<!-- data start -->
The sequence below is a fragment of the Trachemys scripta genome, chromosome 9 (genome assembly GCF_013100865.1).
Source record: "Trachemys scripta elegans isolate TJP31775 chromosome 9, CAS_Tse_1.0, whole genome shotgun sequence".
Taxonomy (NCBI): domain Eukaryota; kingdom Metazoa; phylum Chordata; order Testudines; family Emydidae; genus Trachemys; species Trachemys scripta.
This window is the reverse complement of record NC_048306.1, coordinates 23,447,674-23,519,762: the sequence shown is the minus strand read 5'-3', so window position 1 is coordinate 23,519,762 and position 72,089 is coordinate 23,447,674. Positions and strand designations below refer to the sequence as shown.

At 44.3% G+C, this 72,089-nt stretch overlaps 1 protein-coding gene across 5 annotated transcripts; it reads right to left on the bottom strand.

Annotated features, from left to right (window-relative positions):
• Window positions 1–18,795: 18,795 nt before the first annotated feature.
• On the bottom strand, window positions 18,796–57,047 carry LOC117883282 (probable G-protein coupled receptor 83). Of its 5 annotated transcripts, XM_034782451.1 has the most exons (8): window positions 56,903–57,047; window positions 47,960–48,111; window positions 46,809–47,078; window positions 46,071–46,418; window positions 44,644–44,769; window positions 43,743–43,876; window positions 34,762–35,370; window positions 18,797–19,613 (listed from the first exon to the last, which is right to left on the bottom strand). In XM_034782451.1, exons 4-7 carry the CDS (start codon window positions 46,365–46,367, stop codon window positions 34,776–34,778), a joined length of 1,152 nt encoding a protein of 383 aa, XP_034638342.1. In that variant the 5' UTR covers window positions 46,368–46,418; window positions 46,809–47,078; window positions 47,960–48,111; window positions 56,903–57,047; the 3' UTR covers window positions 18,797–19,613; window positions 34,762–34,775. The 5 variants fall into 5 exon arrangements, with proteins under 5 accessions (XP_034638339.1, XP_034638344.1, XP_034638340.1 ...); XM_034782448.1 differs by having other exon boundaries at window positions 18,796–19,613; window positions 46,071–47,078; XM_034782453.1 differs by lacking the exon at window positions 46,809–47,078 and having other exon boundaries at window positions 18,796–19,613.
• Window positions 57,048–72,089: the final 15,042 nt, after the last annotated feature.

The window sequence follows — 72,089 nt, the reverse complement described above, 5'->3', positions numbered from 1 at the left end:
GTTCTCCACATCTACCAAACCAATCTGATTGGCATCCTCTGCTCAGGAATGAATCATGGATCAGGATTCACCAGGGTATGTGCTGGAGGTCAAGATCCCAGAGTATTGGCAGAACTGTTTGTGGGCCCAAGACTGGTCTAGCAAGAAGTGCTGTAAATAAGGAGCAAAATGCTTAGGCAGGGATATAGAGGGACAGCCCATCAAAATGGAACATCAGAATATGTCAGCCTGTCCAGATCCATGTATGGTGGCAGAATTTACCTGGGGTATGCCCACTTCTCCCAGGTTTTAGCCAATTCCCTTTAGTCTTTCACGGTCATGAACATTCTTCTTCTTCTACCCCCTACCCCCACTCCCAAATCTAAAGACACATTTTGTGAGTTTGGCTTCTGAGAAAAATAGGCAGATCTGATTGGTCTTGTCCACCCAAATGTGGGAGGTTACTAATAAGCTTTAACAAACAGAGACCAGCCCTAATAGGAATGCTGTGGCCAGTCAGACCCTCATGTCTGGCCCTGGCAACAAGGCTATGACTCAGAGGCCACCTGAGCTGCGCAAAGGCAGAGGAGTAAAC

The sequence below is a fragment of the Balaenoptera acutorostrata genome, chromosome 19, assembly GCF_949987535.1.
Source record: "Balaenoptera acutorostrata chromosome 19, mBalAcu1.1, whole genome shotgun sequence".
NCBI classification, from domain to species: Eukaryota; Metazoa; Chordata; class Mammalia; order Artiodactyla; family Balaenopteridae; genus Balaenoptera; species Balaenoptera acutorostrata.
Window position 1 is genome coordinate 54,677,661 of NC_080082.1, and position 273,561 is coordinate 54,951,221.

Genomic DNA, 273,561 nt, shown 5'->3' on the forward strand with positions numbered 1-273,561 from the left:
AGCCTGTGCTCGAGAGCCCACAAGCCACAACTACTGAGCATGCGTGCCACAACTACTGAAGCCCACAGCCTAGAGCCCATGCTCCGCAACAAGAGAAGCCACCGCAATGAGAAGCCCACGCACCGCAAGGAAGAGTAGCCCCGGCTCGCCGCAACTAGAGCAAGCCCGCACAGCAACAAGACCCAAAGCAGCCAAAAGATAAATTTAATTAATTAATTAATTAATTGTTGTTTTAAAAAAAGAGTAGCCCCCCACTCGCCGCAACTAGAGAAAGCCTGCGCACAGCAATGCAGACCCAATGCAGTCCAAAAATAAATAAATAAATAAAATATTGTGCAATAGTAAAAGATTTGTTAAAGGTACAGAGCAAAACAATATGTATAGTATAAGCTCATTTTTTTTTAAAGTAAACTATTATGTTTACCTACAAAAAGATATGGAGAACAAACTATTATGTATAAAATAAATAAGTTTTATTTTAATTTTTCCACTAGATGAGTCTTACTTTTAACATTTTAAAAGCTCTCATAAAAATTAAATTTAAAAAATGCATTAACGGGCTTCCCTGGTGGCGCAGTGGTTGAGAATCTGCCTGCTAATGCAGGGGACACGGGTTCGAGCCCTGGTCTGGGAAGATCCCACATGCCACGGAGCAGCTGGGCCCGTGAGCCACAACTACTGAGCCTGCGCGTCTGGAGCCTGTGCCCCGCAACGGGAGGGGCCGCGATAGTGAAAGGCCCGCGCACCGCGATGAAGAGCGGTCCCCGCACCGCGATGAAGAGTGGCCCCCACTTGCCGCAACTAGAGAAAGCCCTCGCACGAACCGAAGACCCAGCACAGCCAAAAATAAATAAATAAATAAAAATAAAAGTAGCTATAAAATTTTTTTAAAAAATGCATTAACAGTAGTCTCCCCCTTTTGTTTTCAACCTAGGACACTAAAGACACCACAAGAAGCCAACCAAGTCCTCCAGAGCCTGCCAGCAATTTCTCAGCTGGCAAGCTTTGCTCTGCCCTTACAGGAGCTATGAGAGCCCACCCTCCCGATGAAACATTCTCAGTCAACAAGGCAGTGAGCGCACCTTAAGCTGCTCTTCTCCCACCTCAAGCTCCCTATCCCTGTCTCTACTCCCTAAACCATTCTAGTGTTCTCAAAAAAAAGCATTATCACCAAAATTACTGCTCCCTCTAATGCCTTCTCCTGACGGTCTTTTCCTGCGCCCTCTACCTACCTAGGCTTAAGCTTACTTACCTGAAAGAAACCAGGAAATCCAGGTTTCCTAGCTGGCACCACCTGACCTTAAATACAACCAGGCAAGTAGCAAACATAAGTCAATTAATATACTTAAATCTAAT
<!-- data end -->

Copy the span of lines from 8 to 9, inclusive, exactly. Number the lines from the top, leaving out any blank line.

• On the bottom strand, window positions 18,796–57,047 carry LOC117883282 (probable G-protein coupled receptor 83). Of its 5 annotated transcripts, XM_034782451.1 has the most exons (8): window positions 56,903–57,047; window positions 47,960–48,111; window positions 46,809–47,078; window positions 46,071–46,418; window positions 44,644–44,769; window positions 43,743–43,876; window positions 34,762–35,370; window positions 18,797–19,613 (listed from the first exon to the last, which is right to left on the bottom strand). In XM_034782451.1, exons 4-7 carry the CDS (start codon window positions 46,365–46,367, stop codon window positions 34,776–34,778), a joined length of 1,152 nt encoding a protein of 383 aa, XP_034638342.1. In that variant the 5' UTR covers window positions 46,368–46,418; window positions 46,809–47,078; window positions 47,960–48,111; window positions 56,903–57,047; the 3' UTR covers window positions 18,797–19,613; window positions 34,762–34,775. The 5 variants fall into 5 exon arrangements, with proteins under 5 accessions (XP_034638339.1, XP_034638344.1, XP_034638340.1 ...); XM_034782448.1 differs by having other exon boundaries at window positions 18,796–19,613; window positions 46,071–47,078; XM_034782453.1 differs by lacking the exon at window positions 46,809–47,078 and having other exon boundaries at window positions 18,796–19,613.
• Window positions 57,048–72,089: the final 15,042 nt, after the last annotated feature.